Nagging injuries slowed him throughout the first half of the season but from Week 10 on, Watson became a key part of the offense and gave it a different dimension.
His speed and size make him a matchup nightmare for defenders and when he gets more comfortable in the offense and gains more experience, he has the potential to become an elite receiver.
Watson finished the season with 41 catches for 611 yards and seven receiving touchdowns. He also ran for two more scores on end arounds.
Watson is most likely the team’s WR1 of the near future if he continues his development.
Doubs was a standout in training camp and in the preseason. His work ethic and attention to detail helped him make a big first impression. He was pressed into a larger than expected role early in the season when injuries struck the veteran receivers. At midseason, Doubs himself missed four games due to injuries.
The Nevada alum finished his rookie campaign with 42 catches for 425 yards and three touchdowns. He projects as a solid WR2 who serves as more of a possession receiver who can help keep the chains moving. Aaron Rodgers seemed to trust Doubs sooner than any of the other young receivers.
A second year jump from Doubs would be huge for the Packers offense.
The Packers final pick in the 2022 draft had a strong preseason and made the roster. He played in 11 games and caught five passes for 82 yards and a score. Toure only played 16 percent of the Packers offensive snaps in the games he played.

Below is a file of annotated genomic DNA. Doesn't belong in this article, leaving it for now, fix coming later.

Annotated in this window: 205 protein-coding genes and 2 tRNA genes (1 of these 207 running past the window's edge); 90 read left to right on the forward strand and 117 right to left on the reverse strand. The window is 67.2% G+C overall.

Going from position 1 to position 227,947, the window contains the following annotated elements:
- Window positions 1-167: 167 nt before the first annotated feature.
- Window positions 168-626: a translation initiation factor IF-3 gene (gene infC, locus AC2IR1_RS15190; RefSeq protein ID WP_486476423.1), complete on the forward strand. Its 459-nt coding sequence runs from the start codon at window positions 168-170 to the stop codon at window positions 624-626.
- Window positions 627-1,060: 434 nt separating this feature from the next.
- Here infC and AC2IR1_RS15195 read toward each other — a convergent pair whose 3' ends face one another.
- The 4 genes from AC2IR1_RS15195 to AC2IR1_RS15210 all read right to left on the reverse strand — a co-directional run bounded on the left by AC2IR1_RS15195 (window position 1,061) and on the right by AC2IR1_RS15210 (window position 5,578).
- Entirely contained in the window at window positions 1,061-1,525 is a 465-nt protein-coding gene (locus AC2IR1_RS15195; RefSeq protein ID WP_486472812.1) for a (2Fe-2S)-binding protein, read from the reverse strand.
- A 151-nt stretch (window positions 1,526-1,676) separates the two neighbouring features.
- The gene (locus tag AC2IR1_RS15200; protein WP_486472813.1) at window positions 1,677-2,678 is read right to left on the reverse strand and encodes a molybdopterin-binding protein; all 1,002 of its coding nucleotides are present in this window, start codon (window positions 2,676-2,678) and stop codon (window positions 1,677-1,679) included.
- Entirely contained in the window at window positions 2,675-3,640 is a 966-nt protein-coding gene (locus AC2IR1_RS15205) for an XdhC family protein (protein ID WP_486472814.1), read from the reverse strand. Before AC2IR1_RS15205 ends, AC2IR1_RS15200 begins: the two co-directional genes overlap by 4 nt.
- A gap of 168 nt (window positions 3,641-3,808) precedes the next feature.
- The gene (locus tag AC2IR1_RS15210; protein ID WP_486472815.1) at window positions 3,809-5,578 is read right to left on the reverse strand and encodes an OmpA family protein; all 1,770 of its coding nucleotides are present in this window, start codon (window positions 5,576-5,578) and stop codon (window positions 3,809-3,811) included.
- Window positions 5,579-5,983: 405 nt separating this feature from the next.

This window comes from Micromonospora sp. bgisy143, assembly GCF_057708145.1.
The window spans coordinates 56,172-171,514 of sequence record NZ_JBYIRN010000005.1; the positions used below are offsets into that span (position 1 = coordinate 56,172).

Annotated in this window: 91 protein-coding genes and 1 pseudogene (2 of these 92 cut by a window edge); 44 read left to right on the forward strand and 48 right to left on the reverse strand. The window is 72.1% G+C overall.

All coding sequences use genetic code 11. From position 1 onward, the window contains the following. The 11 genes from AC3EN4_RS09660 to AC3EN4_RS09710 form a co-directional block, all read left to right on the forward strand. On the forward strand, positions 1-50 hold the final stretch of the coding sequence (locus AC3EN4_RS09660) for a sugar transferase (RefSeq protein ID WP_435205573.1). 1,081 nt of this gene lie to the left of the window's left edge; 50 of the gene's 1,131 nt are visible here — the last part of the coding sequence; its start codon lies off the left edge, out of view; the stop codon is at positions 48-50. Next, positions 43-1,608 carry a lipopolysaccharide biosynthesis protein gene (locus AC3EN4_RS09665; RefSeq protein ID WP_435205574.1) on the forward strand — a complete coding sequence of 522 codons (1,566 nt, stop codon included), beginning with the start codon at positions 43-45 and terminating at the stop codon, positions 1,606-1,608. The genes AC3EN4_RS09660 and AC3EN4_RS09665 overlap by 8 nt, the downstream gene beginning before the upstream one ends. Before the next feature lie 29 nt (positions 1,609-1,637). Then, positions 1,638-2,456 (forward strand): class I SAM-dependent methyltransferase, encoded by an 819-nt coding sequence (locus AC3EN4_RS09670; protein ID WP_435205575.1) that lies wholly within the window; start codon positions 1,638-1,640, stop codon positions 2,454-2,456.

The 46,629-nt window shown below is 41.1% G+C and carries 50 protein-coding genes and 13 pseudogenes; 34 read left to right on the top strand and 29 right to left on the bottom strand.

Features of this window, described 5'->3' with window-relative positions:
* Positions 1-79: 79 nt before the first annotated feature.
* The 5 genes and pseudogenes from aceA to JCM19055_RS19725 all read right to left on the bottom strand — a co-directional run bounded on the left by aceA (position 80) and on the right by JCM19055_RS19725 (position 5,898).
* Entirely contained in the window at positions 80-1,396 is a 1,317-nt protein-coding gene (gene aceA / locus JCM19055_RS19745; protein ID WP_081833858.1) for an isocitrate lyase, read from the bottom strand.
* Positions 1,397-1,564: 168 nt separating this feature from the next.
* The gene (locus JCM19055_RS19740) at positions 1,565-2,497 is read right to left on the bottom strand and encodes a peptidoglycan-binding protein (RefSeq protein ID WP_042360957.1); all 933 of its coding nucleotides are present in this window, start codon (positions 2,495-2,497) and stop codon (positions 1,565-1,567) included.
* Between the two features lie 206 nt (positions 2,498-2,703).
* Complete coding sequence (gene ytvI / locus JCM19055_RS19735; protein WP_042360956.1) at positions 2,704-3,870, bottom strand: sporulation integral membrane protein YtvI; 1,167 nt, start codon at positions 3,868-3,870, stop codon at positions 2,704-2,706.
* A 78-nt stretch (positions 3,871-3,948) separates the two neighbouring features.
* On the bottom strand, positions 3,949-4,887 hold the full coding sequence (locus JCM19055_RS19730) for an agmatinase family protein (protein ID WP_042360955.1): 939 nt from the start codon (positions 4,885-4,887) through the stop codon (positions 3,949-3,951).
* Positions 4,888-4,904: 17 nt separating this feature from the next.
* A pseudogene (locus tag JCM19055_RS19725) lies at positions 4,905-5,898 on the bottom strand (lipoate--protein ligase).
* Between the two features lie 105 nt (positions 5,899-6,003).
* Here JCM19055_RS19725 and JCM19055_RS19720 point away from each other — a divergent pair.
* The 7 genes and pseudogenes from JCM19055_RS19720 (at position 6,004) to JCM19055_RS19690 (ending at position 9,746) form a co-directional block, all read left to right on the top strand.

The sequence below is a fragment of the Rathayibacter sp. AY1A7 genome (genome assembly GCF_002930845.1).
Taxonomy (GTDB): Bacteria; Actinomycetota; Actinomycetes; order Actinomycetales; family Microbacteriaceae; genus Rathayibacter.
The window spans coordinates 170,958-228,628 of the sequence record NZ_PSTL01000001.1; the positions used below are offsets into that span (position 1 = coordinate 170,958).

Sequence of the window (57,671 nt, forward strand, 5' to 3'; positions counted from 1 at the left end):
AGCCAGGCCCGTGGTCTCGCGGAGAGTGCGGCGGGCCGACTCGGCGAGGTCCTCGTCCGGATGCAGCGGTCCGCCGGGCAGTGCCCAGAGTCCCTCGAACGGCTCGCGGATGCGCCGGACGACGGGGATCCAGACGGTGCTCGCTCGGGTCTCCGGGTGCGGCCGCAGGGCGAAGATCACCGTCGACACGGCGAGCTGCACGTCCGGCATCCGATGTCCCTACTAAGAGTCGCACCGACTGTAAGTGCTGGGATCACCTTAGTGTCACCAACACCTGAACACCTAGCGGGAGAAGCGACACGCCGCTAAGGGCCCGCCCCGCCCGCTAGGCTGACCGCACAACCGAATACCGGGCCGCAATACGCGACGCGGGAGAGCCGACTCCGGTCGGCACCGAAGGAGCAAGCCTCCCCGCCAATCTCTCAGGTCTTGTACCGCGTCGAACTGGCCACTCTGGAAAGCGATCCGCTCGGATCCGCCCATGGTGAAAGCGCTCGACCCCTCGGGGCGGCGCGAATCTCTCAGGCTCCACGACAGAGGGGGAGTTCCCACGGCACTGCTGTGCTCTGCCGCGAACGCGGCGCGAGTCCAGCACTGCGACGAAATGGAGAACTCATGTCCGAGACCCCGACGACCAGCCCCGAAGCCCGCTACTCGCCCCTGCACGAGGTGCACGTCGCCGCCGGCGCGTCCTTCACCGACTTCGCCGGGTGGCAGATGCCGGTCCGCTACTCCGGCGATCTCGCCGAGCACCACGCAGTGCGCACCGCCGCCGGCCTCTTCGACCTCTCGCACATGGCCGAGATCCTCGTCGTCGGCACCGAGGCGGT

The Nebraska alum will look to build on his rookie year and take on a bigger role on offense in 2023. How many receivers the Packers draft or sign in free agency will go a long way to determining how big a role that will become.
Amari Rodgers continued the Packers third round jinx when he was released midseason. Rodgers struggles as a punt and kick returner were discussed in the special teams evaluation.
He never took on a big role as a receiver with Aaron Rodgers reiterating to the media that Amari was their return specialist but nothing more. In 10 games with the Packers, Rodgers caught four passes for 50 yards. He didn’t take on a major role as a receiver even when Watkins, Cobb and Lazard were all injured and that speaks volumes.
The Texans picked him up after the Packers let him go and he caught 12 passes for 154 yards and a touchdown in six games for Houston.
Unfortunately for Amari Rodgers and the Packers, he will go down as a third round bust.
Winfree spent the season on the practice squad and was elevated for three early season games and caught one pass for 17 yards. Winfree has been with the Packers for three seasons now and plays well enough in preseason to make the team but never does much once the games count in the standings.
He is a useful but limited veteran player who knows his assignments and runs solid routes. He was not signed to a futures deal by the Packers after the season and may not be back in camp next season.
The Packers signed Jeff Cotton and Bo Melton to futures deals to compete for a roster spot in camp next season. Cotton played one game for the Jaguars in 2021. He has good size at 6’2” and 204 pounds. The former Idaho star will compete for a job in training camp.
Melton spent most of the season on the Seahawks practice squad before the Packers signed him on December 27. The Rutgers alum was a seventh round pick by Seattle in last year’s draft and will look to make an impression in training camp.